SEQ ID NO: 28 and SEQ ID NO: 29, SEQ ID NO: 28 and SEQ ID NO: 30, SEQ ID NO: 28 and SEQ ID NO: 31, SEQ ID NO: 28 and SEQ ID NO: 32, and SEQ ID NO: 28 and SEQ ID NO: 33.
7. The method of claim 3, wherein the probe comprises SEQ ID NO: 49 and wherein the amplification reagents comprise SEQ ID NO: 28.
8. The method of claim 7, wherein the amplification reagents include a primers selected from the group consisting of:
SEQ ID NO: 28 and SEQ ID NO: 29, SEQ ID NO: 28 and SEQ ID NO: 30, SEQ ID NO: 28 and SEQ ID NO: 32, and SEQ ID NO: 28 and SEQ ID NO: 33.
Description
FIELD OF THE INVENTION

The present invention relates to Human Immunodeficiency Virus Type 1 (HIV-1). In particular the invention relates to methods of amplifying and detecting HIV-1 nucleic acid sequences.

BACKGROUND OF THE INVENTION

Molecular characterization of HIV-1 strains collected from around the world has revealed extensive genetic diversity. Based on phylogenetic analysis of viral genomic sequences, HIV-1 has been divided into three distinct groups, M, N and O. Group M viruses represent the majority of HIV-1 and based on sequence divergence have been further subdivided into nine distinguishable clades, designated subtypes A, B, C, D, F, G, H, J, and K (Robertson, D. L. et.al. In: Human Retroviruses and AIDS 1999-A Compilation and Analysis of Nucleic Acid and Amino Acid Sequences, Kuiken, C. et. al. Eds., pgs. 492-505 (1999)). The phylogenetic pattern for group M isolates has been described as a star phylogeny with the subtypes roughly equidistant from each other while diverging from a common ancestor. For viral envelope (env) gene amino acid sequences, the degree of intrasubtype divergence ranges up to 20% and the intersubtype divergence is 25-30% (Sharp, P. M. et.al., AIDS 8: S27-S42 (1994)).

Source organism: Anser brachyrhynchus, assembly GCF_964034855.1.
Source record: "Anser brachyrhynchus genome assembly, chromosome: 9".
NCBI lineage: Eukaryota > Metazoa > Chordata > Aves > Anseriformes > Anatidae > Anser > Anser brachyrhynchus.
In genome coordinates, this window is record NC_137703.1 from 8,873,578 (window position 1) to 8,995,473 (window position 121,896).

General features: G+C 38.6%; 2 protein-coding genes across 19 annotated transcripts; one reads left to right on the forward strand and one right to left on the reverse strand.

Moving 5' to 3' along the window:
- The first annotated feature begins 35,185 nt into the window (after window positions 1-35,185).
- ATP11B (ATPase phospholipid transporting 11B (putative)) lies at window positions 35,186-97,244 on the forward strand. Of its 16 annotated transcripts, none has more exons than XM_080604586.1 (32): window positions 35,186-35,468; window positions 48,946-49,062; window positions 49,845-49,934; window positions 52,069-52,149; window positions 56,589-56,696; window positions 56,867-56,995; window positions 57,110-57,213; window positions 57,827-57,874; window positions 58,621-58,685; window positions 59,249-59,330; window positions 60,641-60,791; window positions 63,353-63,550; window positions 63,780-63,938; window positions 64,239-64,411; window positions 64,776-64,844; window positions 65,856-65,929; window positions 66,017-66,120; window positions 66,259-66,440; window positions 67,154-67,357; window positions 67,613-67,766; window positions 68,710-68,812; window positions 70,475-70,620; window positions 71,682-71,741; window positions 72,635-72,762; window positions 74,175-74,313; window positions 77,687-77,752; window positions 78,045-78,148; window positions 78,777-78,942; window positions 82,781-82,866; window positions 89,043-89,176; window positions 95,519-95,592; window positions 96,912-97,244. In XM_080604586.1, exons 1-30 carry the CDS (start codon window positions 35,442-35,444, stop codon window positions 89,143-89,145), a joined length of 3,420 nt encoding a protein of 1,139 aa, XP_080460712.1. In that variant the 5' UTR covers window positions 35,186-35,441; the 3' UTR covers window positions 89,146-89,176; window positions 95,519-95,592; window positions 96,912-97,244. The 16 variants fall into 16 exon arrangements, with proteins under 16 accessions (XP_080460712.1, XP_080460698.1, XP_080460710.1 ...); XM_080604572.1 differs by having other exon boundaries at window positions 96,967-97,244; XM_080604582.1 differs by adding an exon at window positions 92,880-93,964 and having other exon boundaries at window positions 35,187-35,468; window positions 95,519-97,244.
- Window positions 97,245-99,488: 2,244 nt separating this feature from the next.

In 1990, an unusual HIV-1 strain (ANT70) isolated from a Cameroonian patient was reported (De Leys, R. et. al., J. Virol. 64:1207-1216 (1990)). Based on the available sequence information, this strain of virus appeared to be very different from other HIV-1 sequences. A similar virus (MVP-5180) was isolated from a second Cameroonian patient (Gürtler, L. et. al., J. Virol. 68:1581-1585 (1994)). Complete genome sequencing revealed that although these viruses shared the same overall genomic structure with group M strains, their sequences were highly divergent having only ˜50% nucleotide homology within the env gene as compared to group M isolates (Gürtler, L. et. al., J. Virol. 68:1581-1585 (1994)). Due to the extent of genetic divergence from group M strains, these isolates were designated as group O (outlier) viruses. More recently, HIV-1 viruses that are phylogenetically equidistant from group M and group O strains have been identified in Cameroon; these have been designated as group N (Simon, F. et. al., Nat. Med. 4:1032-1037 (1998)).